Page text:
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Junk operator says coronavirus has helped fuel home cleanups

PHOTO: Brian Dotson, left, and Mike Royer load an item to be hauled by 1-800-JUNKPRO in Metro East.

By DENNIS GRUBAUGH, The Illinois Business Journal

If you want to clean up in business, junk is a good place to start.

And, in these days of pandemic, there appears to be a desperate need for decluttering, as people stuck at home get a good look at the insides of their houses.

“Some of it is old couches, old furniture,” says Les Claypool. “I will say this: What I see is people at home trying to make their home more like a vacation. New furniture, new fence, new deck. A lot of it is, ‘Hey, I’m at home, I want to enjoy where I live’.”

Remote work has been a boon for people in the junk business, and one of the biggest in Metro East is 1-800-JUNKPRO, for which Claypool is the area’s franchiser.

The company, part of a national operator, has two basic services. One is renting of self-service dumpsters. JUNK PRO delivers a bin, the customer fills it up and the company returns to pick it up — contactless in terms of the safety measures, which has been important to residents.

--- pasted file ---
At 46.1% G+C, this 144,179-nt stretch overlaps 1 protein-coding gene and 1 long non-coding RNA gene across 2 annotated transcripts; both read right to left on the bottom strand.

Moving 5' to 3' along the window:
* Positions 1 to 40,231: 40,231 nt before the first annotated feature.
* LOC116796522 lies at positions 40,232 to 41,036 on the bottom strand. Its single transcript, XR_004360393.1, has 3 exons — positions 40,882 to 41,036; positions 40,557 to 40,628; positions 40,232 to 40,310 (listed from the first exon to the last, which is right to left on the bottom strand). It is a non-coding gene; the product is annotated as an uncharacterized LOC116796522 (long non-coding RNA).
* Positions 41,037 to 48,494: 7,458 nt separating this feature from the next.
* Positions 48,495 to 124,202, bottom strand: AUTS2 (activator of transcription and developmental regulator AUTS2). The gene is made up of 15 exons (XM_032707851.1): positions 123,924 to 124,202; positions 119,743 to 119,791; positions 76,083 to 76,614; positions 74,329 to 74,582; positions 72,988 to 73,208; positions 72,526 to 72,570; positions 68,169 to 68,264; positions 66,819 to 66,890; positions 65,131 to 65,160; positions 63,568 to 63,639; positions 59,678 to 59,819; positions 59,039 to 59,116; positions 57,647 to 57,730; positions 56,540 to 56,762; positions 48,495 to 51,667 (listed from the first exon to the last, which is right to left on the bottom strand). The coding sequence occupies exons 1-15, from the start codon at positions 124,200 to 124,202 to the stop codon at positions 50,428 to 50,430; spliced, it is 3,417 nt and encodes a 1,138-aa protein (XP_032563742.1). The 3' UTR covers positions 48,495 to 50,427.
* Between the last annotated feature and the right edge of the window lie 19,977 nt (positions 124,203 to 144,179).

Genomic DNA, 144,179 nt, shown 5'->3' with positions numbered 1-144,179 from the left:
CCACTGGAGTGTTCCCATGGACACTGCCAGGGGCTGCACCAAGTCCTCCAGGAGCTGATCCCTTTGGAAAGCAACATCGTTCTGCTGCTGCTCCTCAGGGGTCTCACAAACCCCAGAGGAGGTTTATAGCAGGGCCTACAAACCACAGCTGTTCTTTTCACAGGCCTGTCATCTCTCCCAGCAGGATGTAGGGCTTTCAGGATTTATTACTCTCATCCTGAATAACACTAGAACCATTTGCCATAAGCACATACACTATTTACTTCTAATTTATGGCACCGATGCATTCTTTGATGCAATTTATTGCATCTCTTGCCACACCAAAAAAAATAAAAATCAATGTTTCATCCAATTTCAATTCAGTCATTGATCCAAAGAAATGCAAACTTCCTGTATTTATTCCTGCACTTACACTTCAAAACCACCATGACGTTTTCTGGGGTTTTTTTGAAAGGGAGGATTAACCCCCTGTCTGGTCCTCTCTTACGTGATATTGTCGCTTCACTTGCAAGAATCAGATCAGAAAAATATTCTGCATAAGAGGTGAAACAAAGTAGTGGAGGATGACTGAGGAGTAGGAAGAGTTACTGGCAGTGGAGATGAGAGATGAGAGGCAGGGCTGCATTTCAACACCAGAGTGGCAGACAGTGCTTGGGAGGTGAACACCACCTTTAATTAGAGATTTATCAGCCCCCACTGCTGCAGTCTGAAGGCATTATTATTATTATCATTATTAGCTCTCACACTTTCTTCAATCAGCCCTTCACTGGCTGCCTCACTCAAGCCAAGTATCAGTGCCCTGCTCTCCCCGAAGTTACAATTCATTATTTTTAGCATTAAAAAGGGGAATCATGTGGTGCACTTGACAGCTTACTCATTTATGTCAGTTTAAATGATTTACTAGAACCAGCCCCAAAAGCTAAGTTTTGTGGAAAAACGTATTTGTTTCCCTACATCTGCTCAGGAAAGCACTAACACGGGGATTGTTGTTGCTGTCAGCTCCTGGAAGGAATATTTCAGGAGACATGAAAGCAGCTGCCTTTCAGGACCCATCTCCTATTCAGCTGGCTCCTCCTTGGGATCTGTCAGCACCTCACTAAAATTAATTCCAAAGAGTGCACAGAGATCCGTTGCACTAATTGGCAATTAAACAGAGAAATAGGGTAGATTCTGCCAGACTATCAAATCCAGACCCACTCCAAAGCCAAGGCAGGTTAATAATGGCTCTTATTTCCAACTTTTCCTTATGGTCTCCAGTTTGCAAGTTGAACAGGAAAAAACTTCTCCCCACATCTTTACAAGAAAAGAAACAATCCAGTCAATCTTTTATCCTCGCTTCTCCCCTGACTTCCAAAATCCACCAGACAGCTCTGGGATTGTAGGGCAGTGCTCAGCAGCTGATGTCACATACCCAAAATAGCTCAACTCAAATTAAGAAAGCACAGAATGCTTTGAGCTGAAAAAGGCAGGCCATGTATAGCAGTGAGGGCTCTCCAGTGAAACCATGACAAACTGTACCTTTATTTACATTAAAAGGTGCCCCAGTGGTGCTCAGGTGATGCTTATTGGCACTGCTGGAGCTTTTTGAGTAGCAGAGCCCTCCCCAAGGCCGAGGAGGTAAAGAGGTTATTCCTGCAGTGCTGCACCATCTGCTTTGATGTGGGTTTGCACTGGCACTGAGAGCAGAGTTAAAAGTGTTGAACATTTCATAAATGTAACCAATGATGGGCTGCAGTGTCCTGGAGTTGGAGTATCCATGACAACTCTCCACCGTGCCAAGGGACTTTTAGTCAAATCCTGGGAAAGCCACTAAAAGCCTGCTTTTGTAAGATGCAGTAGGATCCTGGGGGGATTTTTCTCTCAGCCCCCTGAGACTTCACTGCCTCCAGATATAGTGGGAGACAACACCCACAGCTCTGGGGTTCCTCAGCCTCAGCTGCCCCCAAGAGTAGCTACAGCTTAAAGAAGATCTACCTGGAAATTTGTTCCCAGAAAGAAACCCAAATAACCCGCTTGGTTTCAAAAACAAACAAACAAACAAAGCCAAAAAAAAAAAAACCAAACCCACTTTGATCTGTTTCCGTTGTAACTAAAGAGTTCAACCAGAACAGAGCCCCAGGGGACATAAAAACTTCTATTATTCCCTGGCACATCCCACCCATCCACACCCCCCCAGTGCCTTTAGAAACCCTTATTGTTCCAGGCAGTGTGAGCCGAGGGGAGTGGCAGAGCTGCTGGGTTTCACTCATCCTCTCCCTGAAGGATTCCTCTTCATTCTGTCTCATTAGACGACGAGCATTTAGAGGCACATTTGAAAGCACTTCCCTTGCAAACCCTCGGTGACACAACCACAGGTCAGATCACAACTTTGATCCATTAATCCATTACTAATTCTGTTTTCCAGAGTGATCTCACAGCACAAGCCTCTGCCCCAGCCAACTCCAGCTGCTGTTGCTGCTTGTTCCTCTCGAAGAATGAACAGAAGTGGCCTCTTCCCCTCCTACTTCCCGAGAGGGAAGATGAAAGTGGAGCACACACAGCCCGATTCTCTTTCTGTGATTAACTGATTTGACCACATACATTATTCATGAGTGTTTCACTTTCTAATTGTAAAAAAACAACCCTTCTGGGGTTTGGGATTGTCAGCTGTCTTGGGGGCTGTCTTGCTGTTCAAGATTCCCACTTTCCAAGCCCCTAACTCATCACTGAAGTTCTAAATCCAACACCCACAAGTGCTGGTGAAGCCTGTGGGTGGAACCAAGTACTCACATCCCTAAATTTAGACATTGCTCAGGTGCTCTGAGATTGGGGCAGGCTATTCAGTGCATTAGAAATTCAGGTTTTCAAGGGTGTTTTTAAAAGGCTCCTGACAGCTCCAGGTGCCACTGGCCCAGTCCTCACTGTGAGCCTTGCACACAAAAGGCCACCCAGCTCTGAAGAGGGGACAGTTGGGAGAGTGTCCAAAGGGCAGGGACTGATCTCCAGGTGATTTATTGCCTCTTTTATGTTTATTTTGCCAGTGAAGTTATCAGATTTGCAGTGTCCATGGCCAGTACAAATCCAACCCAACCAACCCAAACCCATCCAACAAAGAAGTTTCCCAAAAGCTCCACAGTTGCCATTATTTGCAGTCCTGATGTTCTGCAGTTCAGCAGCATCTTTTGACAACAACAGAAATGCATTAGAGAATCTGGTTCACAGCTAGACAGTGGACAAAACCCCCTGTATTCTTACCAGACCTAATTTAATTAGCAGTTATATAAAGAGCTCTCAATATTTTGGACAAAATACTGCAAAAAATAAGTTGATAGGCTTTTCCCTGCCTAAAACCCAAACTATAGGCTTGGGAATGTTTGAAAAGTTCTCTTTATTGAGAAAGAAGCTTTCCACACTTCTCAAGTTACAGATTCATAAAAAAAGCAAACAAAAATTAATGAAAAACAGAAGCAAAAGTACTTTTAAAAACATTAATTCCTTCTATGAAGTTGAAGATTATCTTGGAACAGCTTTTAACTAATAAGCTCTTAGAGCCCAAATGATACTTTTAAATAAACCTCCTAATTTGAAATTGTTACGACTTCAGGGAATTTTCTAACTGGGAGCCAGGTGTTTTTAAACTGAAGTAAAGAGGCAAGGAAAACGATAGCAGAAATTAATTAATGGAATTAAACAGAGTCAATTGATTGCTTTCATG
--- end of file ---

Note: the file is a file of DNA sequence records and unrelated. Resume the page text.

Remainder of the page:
On Feb. 1, the company adopted a paperless system for the drivers so that no papers have to be exchanged with customers.

“It’s dumpster rental made easy. You can go on line tonight at 3 a.m., order a dumpster, and as long as we have it available it will be delivered tomorrow. You tell us where you want it, we deliver it, you don’t have to be there and we come back and get it on the day we say we’ll get it. You never see us, but the beauty is the communication is still there. They can call our call center in Wichita. We’ve provided a service in a way that’s protected them and protected us as well.”

The other service is junk removal.

“We come to someone’s home or business, they show us what they want gone, we give them an estimate based on how much of the truck we feel they are going to fill up. We take it away and dispose of it,” he said.

People can rent bins by the day, in sizes described as small, medium and large — roughly equivalent to a 10-, 20-, or 30 cubic-yard unit.

“Our medium size is our most popular – 5-foot tall, 14-foot long and 8-foot tall,” Claypool said. “All are 8 feet wide.”

Someone doing a roof project, for example, would probably want the smallest bin, he said.

The equipment is “driveway friendly. Our trucks are a little bit smaller, which has some advantages. We can get into tighter spots but more than anything we’re easy on the driveways.”

The single-axle trucks limit the disposal that can be done at one time, and sometimes multiple trips are necessary. The maximum load is 4 tons.